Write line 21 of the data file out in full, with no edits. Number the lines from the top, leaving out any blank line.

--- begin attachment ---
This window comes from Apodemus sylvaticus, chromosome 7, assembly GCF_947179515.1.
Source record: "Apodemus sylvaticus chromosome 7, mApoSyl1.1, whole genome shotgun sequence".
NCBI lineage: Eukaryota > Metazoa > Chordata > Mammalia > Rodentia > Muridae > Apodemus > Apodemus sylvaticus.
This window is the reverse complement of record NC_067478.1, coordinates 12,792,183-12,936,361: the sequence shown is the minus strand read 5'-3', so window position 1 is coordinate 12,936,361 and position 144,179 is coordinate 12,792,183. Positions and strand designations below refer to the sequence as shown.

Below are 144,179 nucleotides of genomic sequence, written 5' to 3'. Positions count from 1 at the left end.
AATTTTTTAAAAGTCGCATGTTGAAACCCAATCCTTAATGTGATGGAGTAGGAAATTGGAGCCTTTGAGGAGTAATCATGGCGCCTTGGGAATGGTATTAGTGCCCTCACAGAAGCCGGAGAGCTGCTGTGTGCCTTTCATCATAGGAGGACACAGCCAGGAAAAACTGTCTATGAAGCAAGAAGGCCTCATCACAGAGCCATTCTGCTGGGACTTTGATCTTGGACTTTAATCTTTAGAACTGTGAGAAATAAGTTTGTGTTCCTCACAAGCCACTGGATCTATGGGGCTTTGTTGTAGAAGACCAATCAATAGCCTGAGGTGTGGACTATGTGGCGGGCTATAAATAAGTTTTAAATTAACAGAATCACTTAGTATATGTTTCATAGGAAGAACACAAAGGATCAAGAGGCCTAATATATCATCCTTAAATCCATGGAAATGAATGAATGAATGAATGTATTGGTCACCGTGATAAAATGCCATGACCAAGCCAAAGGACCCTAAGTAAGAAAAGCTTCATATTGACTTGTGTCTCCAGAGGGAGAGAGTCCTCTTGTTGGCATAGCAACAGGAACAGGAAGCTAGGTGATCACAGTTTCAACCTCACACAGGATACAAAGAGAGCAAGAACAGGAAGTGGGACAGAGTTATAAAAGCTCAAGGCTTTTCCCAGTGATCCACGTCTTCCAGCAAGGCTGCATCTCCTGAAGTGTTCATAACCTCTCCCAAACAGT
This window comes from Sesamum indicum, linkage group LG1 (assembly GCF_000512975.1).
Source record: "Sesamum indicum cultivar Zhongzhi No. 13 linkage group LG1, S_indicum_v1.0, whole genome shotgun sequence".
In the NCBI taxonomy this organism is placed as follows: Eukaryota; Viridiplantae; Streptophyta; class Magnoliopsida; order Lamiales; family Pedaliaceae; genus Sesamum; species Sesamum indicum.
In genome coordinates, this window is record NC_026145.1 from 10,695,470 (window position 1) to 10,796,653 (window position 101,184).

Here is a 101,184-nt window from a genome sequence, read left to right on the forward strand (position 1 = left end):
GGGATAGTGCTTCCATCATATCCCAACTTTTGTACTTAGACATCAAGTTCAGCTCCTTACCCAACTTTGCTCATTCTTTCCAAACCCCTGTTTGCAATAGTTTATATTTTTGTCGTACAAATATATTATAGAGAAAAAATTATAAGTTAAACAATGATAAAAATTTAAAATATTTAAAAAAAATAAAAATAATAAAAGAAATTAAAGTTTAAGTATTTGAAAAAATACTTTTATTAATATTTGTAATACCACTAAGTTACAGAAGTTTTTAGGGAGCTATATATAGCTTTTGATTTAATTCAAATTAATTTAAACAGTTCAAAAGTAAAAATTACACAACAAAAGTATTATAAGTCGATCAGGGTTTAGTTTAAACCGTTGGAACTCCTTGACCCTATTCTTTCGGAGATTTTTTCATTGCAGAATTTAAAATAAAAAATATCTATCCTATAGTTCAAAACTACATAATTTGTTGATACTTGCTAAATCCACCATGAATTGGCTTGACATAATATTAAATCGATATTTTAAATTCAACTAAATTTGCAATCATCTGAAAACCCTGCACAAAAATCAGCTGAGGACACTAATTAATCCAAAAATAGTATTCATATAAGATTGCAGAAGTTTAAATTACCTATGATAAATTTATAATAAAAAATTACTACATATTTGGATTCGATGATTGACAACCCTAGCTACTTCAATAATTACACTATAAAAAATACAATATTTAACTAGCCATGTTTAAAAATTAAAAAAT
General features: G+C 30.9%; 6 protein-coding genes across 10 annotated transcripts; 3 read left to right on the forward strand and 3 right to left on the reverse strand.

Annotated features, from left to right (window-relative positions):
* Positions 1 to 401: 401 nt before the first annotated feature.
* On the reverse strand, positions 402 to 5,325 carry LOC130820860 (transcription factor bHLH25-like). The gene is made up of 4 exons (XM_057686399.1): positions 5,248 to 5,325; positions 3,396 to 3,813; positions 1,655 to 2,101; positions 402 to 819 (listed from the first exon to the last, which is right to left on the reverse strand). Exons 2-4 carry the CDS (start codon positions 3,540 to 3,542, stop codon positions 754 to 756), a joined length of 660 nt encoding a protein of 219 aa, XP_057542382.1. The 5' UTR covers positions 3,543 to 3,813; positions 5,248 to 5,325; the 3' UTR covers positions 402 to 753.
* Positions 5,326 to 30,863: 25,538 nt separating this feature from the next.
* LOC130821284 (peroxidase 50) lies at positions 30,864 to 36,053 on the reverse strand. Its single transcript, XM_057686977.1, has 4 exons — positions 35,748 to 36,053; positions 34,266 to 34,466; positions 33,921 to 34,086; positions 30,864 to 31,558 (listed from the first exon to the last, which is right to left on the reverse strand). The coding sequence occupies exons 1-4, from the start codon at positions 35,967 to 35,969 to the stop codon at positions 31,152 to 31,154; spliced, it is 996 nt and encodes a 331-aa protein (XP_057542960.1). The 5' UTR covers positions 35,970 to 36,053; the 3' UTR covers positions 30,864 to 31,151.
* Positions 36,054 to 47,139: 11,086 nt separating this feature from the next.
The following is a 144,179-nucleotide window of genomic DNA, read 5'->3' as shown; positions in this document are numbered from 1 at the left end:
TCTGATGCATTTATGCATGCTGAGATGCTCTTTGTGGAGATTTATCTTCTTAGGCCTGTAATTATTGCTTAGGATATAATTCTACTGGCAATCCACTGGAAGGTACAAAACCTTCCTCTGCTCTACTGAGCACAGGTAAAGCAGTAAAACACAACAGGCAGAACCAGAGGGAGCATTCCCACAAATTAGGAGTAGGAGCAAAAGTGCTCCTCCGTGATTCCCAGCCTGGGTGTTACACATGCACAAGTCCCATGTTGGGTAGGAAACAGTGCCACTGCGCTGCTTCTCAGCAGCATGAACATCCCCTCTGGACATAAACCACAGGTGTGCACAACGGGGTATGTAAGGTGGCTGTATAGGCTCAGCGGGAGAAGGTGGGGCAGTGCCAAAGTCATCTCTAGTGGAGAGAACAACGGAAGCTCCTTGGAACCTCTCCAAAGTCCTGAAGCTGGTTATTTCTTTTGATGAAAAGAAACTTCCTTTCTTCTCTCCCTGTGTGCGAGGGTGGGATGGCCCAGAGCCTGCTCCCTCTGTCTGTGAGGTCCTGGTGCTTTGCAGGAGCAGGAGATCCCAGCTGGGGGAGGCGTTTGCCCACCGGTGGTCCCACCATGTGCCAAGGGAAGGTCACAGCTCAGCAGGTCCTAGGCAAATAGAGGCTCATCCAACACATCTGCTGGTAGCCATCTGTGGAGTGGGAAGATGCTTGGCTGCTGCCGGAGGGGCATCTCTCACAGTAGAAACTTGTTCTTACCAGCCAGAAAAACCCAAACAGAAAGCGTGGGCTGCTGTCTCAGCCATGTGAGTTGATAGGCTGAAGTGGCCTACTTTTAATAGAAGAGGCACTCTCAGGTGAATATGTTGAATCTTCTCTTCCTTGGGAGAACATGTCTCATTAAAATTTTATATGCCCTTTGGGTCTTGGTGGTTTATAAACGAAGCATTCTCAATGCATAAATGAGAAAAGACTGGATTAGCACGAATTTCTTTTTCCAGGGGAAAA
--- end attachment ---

TCTGATGCATTTATGCATGCTGAGATGCTCTTTGTGGAGATTTATCTTCTTAGGCCTGTAATTATTGCTTAGGATATAATTCTACTGGCAATCCACTGGAAGGTACAAAACCTTCCTCTGCTCTACTGAGCACAGGTAAAGCAGTAAAACACAACAGGCAGAACCAGAGGGAGCATTCCCACAAATTAGGAGTAGGAGCAAAAGTGCTCCTCCGTGATTCCCAGCCTGGGTGTTACACATGCACAAGTCCCATGTTGGGTAGGAAACAGTGCCACTGCGCTGCTTCTCAGCAGCATGAACATCCCCTCTGGACATAAACCACAGGTGTGCACAACGGGGTATGTAAGGTGGCTGTATAGGCTCAGCGGGAGAAGGTGGGGCAGTGCCAAAGTCATCTCTAGTGGAGAGAACAACGGAAGCTCCTTGGAACCTCTCCAAAGTCCTGAAGCTGGTTATTTCTTTTGATGAAAAGAAACTTCCTTTCTTCTCTCCCTGTGTGCGAGGGTGGGATGGCCCAGAGCCTGCTCCCTCTGTCTGTGAGGTCCTGGTGCTTTGCAGGAGCAGGAGATCCCAGCTGGGGGAGGCGTTTGCCCACCGGTGGTCCCACCATGTGCCAAGGGAAGGTCACAGCTCAGCAGGTCCTAGGCAAATAGAGGCTCATCCAACACATCTGCTGGTAGCCATCTGTGGAGTGGGAAGATGCTTGGCTGCTGCCGGAGGGGCATCTCTCACAGTAGAAACTTGTTCTTACCAGCCAGAAAAACCCAAACAGAAAGCGTGGGCTGCTGTCTCAGCCATGTGAGTTGATAGGCTGAAGTGGCCTACTTTTAATAGAAGAGGCACTCTCAGGTGAATATGTTGAATCTTCTCTTCCTTGGGAGAACATGTCTCATTAAAATTTTATATGCCCTTTGGGTCTTGGTGGTTTATAAACGAAGCATTCTCAATGCATAAATGAGAAAAGACTGGATTAGCACGAATTTCTTTTTCCAGGGGAAAA